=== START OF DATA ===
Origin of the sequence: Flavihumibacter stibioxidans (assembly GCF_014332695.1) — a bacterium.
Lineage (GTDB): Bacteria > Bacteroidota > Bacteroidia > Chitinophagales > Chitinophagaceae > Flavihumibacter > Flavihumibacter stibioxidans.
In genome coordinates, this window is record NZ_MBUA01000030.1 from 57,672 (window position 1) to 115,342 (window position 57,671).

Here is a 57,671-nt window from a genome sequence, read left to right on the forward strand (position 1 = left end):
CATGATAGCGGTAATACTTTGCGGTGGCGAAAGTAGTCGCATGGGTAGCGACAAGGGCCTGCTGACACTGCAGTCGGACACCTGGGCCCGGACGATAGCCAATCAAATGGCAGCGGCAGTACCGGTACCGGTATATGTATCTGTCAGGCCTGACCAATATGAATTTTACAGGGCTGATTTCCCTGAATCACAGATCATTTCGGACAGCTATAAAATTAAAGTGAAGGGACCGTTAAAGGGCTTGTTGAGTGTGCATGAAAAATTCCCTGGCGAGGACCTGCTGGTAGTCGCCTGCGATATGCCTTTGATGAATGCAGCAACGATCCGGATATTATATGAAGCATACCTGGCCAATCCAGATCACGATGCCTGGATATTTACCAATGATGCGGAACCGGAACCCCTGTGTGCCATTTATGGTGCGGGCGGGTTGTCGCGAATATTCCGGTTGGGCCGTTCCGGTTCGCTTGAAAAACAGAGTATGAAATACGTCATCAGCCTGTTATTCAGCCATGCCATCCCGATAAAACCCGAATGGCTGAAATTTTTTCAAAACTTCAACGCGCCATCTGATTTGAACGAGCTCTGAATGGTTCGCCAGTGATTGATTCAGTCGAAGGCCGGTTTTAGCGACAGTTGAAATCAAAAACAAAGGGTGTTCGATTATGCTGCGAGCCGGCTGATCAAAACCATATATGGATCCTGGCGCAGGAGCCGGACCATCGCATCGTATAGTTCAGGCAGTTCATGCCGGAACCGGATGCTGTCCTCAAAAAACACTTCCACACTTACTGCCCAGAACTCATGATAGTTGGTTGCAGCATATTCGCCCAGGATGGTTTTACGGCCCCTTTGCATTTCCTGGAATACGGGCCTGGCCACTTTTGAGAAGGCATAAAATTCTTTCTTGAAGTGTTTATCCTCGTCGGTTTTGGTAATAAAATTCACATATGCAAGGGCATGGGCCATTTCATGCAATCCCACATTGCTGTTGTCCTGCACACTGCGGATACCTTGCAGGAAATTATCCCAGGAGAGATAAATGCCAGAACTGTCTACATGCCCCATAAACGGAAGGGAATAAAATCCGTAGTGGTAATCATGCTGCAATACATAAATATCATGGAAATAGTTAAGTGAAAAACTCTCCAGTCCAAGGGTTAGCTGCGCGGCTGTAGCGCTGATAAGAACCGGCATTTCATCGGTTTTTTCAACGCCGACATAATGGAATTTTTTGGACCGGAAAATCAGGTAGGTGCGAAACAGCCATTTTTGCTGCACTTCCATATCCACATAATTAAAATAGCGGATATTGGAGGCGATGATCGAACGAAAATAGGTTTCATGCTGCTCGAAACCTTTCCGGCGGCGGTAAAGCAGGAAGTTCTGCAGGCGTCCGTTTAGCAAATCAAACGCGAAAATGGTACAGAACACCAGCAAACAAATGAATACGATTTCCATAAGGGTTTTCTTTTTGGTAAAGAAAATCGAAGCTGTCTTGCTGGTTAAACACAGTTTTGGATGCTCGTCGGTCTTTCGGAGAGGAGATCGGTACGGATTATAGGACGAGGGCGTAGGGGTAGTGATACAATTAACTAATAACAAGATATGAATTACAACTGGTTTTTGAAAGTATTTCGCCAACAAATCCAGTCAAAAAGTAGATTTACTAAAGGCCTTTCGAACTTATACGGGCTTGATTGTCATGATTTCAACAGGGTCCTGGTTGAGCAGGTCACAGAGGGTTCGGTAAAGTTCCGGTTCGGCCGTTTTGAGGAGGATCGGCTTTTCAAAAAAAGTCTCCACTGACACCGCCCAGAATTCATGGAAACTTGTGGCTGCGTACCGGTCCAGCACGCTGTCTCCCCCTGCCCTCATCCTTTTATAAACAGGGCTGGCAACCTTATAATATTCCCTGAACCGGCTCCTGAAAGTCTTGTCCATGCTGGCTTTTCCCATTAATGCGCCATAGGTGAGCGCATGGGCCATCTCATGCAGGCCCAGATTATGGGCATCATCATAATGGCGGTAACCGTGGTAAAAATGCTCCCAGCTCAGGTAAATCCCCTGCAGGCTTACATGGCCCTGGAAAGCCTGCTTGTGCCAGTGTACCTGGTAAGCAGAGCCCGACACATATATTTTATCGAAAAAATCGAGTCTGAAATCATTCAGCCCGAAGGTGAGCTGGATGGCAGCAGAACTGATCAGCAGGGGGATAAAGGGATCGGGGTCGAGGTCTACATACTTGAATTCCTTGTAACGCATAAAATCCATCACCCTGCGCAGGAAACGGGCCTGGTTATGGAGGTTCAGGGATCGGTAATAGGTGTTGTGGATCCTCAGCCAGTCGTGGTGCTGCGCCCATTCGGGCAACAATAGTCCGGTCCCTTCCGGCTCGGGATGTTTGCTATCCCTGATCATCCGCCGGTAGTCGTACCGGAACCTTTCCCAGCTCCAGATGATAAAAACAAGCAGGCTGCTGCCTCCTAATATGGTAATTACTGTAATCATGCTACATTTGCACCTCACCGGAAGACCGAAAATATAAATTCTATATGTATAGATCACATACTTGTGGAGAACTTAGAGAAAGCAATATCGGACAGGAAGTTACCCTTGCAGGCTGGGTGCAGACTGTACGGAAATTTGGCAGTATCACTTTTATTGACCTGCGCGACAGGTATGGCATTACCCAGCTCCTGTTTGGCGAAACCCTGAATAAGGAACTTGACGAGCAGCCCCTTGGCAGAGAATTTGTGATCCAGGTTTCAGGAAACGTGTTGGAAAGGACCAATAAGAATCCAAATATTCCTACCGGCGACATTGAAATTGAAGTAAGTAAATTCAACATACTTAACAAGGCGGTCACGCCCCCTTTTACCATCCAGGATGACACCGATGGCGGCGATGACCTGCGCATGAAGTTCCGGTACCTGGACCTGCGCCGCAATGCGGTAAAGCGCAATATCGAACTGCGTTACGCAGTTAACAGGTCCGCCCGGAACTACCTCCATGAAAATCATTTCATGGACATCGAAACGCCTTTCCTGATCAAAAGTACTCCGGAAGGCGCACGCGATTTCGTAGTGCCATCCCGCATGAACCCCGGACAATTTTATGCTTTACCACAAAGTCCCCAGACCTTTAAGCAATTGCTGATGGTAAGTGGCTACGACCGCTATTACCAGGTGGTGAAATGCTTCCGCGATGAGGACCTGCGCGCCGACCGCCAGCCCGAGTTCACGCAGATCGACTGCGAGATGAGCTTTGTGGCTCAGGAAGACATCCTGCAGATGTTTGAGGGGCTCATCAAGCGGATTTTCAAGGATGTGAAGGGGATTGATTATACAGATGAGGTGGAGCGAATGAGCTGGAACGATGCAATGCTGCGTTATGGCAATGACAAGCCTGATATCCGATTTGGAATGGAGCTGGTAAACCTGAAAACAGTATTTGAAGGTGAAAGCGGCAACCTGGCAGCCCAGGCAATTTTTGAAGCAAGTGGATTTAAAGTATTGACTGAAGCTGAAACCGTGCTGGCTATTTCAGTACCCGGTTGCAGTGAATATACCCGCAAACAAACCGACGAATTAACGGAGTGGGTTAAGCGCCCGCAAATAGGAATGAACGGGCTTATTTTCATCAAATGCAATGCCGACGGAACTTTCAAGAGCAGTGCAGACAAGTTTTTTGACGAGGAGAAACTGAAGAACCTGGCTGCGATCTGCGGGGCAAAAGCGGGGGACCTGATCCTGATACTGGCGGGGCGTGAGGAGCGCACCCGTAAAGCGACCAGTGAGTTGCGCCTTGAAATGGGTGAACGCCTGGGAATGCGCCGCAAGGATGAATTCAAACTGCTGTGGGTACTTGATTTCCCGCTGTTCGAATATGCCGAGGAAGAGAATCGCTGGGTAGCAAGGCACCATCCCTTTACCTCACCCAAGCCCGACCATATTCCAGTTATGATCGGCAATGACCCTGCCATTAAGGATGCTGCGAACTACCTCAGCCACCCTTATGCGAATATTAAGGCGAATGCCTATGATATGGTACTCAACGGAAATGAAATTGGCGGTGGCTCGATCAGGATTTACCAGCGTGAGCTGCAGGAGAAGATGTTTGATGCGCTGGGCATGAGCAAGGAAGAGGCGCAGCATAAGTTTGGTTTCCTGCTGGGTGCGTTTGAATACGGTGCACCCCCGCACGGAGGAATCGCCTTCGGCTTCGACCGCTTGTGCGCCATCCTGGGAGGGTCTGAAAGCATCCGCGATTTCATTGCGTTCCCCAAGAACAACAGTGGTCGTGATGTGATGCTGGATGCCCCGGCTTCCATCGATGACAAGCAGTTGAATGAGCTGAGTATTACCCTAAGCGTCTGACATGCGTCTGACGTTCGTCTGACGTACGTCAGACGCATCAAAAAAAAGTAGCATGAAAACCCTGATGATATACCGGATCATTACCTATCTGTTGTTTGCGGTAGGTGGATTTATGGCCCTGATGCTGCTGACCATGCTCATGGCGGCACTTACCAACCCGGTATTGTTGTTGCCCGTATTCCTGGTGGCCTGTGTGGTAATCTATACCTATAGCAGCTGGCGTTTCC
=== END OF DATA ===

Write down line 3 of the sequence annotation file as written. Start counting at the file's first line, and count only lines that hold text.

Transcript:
In genome coordinates, this window is record NZ_MBUA01000030.1 from 57,672 (window position 1) to 115,342 (window position 57,671).